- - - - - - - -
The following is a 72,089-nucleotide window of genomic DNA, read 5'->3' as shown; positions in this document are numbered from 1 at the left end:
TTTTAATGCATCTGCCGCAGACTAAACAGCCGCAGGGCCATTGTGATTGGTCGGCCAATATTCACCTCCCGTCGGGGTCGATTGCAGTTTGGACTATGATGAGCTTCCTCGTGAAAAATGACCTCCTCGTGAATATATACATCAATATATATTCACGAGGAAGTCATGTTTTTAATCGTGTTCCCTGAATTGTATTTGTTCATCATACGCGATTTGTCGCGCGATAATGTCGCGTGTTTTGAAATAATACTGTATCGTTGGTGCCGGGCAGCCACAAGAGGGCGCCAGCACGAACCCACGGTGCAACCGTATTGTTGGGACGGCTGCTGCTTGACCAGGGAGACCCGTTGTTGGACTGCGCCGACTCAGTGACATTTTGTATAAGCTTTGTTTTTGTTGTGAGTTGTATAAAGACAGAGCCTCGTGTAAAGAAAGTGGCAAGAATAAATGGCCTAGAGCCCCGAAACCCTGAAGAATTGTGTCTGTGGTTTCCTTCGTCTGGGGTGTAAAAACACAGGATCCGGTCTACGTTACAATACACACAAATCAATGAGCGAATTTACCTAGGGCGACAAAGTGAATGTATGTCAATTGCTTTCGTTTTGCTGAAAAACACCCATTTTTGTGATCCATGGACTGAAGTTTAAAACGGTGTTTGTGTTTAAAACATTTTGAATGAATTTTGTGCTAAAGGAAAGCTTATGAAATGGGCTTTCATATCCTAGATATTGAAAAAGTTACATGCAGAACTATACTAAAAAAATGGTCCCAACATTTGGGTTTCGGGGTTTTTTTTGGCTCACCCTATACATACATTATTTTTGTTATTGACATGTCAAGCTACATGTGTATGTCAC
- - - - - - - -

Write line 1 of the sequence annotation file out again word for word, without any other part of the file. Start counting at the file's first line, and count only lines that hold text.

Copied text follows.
The following is a 72,089-nucleotide window of genomic DNA, read 5'->3' as shown; positions in this document are numbered from 1 at the left end: